Looney Tunes Record Store celebrates 50 years

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WEST BABYLON, New York – As far as Karl Groeger can remember, music has been an important part of his life.

He fondly remembers bonding with his father around his favorites like a Beatles album, which was pretty easy to do, as Groeger spent most of his life working in the record store in his father, Looney Tunes.

Since 1971, Looney Tunes Record Store has been a staple in the West Babylon community for anyone looking for great music, and the medium of choice these days is a throwback to the store’s beginnings as well.

“It’s amazing in the last 50 years how much we’ve changed. We were only selling records in the 70s, then no records, and now that’s 50% of our business again,” said Groeger, who took over the store in the 90s with his brother, Jamie. “We are quite happy that we have been able to keep our family heritage here for 50 years.”

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Indeed, what was old is becoming new again at Looney Tunes, which also sells band posters, concert t-shirts, artist bios and more. Following.

It’s also a special gathering place, with a stage where artists can perform and sign autographs.

“We have a lot of bands coming in, and when their new album comes out they come and play a few songs on our stage,” said Groeger, who recently invited Twisted Sister’s Dee Snider to the store for an event.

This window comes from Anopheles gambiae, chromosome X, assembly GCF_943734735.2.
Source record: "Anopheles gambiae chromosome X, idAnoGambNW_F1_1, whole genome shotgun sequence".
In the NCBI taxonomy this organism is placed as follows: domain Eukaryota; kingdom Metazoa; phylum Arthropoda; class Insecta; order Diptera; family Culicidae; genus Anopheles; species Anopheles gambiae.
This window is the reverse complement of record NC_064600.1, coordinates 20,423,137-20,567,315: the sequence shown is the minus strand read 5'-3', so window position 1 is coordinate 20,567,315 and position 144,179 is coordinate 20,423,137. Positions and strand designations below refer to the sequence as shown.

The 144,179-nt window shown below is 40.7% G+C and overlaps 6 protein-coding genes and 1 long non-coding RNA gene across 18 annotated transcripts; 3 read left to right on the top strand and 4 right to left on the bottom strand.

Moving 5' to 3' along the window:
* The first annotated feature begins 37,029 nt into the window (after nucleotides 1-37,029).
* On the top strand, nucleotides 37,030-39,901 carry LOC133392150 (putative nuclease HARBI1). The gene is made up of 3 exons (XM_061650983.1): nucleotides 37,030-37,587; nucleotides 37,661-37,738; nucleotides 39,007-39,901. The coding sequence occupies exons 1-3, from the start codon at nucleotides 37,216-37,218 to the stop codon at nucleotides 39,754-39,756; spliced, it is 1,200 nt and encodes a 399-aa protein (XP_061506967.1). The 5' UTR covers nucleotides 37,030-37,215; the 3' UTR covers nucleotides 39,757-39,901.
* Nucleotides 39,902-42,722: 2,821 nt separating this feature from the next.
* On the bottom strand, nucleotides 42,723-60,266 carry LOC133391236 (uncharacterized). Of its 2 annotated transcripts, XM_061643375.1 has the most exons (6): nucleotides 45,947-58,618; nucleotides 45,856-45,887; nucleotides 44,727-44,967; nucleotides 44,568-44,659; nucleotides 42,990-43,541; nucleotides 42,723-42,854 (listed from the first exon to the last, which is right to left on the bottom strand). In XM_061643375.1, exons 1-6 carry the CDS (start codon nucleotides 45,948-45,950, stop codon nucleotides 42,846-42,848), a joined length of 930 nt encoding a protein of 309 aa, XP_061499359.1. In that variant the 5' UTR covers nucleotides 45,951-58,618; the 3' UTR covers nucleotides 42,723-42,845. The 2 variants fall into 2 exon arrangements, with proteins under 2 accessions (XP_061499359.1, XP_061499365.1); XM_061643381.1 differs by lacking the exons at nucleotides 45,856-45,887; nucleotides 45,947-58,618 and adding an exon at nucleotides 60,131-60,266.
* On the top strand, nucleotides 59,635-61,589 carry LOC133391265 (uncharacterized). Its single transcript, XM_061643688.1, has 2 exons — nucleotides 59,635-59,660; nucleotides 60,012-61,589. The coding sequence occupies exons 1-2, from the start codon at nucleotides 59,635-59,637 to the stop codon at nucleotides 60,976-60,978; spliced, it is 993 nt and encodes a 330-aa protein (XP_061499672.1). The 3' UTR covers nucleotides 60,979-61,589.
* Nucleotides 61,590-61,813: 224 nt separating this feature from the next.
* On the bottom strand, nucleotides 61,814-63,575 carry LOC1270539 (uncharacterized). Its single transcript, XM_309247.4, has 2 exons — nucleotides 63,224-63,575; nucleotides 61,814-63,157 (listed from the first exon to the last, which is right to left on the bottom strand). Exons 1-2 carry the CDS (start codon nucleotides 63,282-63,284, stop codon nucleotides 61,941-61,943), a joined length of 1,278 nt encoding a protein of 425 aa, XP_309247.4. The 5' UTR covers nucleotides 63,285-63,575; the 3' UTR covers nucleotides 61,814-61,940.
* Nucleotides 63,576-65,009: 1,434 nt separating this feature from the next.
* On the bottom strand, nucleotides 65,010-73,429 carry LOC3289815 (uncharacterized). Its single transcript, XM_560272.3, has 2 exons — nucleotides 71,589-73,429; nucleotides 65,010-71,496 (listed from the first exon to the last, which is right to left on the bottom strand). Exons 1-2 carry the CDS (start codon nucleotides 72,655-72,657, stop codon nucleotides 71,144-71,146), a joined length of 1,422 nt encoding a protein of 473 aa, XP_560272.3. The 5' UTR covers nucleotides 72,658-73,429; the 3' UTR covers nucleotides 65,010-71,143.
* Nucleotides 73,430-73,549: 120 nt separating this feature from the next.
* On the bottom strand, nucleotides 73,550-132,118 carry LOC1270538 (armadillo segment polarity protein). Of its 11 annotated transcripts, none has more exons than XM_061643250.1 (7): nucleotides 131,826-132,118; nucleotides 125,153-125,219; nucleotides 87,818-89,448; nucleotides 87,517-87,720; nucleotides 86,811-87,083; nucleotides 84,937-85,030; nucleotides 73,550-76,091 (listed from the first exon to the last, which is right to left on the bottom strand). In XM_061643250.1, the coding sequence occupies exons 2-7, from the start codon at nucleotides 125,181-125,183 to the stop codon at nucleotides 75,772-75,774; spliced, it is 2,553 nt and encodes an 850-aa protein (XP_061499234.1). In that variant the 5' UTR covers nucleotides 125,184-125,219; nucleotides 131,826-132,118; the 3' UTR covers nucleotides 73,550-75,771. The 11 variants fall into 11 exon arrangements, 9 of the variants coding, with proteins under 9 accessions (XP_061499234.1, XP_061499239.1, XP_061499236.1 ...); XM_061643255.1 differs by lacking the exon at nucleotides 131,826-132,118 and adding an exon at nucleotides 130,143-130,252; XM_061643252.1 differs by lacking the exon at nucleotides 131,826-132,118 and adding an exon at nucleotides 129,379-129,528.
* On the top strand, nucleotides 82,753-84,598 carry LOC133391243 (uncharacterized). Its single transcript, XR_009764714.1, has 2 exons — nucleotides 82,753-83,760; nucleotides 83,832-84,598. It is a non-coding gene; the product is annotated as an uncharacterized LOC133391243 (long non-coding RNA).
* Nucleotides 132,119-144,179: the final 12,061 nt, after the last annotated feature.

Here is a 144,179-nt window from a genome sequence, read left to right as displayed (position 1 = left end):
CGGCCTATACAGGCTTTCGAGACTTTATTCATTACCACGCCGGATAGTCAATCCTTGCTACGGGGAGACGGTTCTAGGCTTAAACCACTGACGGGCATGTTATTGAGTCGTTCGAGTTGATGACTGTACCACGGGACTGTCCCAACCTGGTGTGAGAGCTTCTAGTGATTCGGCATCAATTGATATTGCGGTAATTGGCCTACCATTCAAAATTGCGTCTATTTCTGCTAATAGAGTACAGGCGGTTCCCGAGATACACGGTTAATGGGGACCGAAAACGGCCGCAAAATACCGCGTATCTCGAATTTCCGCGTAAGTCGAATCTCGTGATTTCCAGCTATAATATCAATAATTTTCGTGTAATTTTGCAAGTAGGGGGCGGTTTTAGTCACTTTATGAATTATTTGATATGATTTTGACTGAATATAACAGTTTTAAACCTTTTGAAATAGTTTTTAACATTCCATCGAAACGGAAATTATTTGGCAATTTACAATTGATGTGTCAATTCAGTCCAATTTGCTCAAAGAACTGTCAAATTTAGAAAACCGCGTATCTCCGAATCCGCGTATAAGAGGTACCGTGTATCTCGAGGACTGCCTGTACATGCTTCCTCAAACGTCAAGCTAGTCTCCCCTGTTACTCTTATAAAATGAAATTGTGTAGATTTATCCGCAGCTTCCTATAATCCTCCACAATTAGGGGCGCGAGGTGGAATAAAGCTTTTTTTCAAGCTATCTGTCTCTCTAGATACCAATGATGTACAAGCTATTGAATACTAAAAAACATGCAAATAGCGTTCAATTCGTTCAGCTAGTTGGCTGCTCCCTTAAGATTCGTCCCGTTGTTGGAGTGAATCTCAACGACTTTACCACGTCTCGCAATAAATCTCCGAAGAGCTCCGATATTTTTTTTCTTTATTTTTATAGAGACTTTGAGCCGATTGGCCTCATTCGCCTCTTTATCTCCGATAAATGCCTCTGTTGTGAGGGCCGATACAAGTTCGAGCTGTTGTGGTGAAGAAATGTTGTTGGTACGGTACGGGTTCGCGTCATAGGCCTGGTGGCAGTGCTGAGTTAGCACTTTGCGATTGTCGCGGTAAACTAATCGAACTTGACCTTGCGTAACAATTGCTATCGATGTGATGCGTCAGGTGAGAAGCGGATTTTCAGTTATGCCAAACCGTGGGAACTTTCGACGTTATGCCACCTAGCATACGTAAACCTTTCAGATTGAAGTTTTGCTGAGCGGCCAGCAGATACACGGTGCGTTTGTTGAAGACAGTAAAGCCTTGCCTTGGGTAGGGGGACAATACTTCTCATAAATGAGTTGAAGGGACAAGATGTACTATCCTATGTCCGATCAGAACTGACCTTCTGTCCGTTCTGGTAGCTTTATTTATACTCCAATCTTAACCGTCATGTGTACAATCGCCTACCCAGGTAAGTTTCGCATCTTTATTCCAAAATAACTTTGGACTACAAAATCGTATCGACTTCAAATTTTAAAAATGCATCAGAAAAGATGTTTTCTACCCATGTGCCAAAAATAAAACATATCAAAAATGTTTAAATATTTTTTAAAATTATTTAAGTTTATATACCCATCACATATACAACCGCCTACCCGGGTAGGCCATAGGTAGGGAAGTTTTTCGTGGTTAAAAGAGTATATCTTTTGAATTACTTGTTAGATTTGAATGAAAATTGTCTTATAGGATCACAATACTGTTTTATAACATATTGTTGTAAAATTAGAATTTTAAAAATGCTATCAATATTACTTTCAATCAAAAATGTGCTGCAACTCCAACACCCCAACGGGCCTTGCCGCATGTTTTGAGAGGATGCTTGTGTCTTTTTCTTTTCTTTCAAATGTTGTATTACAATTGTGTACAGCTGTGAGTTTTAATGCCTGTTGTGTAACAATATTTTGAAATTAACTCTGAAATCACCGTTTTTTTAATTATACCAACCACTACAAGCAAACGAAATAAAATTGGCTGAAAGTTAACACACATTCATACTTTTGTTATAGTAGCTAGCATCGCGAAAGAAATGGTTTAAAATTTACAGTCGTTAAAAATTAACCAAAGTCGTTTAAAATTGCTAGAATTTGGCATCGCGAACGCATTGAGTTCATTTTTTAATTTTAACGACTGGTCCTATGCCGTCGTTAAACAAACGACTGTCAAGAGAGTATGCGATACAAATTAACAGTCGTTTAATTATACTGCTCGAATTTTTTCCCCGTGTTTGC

“We do a lot of autograph signings and special group appearances. We have about 15-20 other events in store for the rest of the year. It’s really the backbone of what we do,” Groeger said.

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One of the most popular sections of the store is the vinyl listening stations, where customers can spin any of the store’s used records.

“It’s really a nice feeling to see kids and young people coming back to records,” said John Sadowski, the store’s record manager. “One of my favorite parts is when they come in, and they buy classic stuff. When they come in, and they’re looking for classic stuff like Dylan and The Who, it gives me a good impression. “

On weekends, vinyl listening stations can get so crowded that impatient listeners have to reserve a spot on the waiting list.

“We love our customers. There are so many people who have been coming here for so long,” Groeger said. “They came with their children, and now they come with their grandchildren. It’s wonderful. Everyone loves music, and it’s a beautiful art form that we can share together.”

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